Microsoft recently warned about how malware authors have shifted gears from using Office macros to object linking...
and embedding (OLE) technology to spread malicious code. How does malware leveraging OLE technology work? And what steps should security teams take to prevent malicious embedded objects from spreading in their organizations?
A macro, short for macro instruction, is a saved sequence of commands or keyboard strokes that can be executed with a single command or keyboard shortcut. They're incredibly useful for automating certain frequent, repetitive or complex tasks. Some applications, such as Microsoft Office, allow macros to be embedded in documents and run automatically when the document is opened.
In the mid-1990s, macro viruses began exploiting these capabilities, and they remain the main reason why it's dangerous to open unexpected attachments in emails and other types of messages, as the macro malware can hide inside legitimate looking documents.
Despite periodic lulls, macro malware is still quite prevalent, and according to the Microsoft Malware Protection Center, it's on the rise. Recent data from its Office 365 Advanced Threat Protection service indicates 98% of Office-targeted threats use macros. Although many antivirus programs can detect macro malware, their creators are getting not only more astute at disguising them, but at tricking people into executing them with cleverly crafted social engineering tactics. Hackers are also shifting from macro malware to using OLE objects to enable and download malicious content, circumventing security controls that control how and when macros can execute.
OLE technology allows a user to create a compound document that can contain visual and information objects of different kinds, such as text, calendars, animations, sound, video and form controls. Like macros, this legitimate technology can be used to create rich content documents or documents that contain malicious code. By cleverly placing an OLE-embedded object within the main content of the document beside text that calls the user to action, hackers are managing, once again, to trick people into clicking on embedded links, despite years of being told that it's dangerous to do so.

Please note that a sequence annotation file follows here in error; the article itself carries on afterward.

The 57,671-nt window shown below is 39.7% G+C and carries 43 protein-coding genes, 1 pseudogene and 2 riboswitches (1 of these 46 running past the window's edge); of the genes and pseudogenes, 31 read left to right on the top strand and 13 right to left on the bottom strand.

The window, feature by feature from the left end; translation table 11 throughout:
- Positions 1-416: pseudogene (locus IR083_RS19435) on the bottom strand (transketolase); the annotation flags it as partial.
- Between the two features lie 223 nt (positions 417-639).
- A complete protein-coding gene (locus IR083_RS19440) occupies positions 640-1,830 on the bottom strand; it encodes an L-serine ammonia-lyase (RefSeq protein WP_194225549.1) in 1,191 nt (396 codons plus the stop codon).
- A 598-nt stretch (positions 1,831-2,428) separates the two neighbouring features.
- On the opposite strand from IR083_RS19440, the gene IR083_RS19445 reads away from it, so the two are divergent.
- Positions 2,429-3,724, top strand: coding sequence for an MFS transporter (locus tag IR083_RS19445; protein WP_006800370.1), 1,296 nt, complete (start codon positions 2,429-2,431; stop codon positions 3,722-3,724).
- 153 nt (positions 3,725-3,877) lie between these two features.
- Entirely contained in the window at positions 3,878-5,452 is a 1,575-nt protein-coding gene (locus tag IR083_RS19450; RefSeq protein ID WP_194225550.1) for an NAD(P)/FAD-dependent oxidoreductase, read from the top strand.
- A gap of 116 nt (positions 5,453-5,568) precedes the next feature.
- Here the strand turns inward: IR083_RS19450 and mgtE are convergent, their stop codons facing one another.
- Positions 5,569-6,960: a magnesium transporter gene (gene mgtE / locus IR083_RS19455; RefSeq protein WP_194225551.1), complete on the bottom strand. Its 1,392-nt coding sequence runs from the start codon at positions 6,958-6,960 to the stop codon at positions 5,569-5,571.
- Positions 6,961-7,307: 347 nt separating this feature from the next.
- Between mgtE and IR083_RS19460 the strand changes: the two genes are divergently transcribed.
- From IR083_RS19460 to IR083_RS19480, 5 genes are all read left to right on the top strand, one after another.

Administrators can prevent activation of OLE packages by modifying the registry key -- HKCU\Software\Microsoft\Office\<Office Version>\<Office application>\Security\PackagerPrompt. Setting the value to 2 will disable packages, and they won't be activated even if a user tries to interact with or double-click them. Perimeter security controls should also be set to block or quarantine Office files received from outside if they contain macros or OLE objects.
A new feature in Office 2016 blocks macros from loading in certain high-risk scenarios and shows users different and stricter notifications to make it easier for them to distinguish a high-risk situation from a normal workflow. This feature can be controlled via Group Policy and configured per application. It enables enterprise administrators to block macros from running in Word, Excel and PowerPoint documents that come from the internet.
As user interaction and consent is still required to open OLE-embedded objects, user security awareness training is an important part of macro malware mitigation, too. Users should be taught to never enable, double-click or activate embedded content in any file without first verifying its source.
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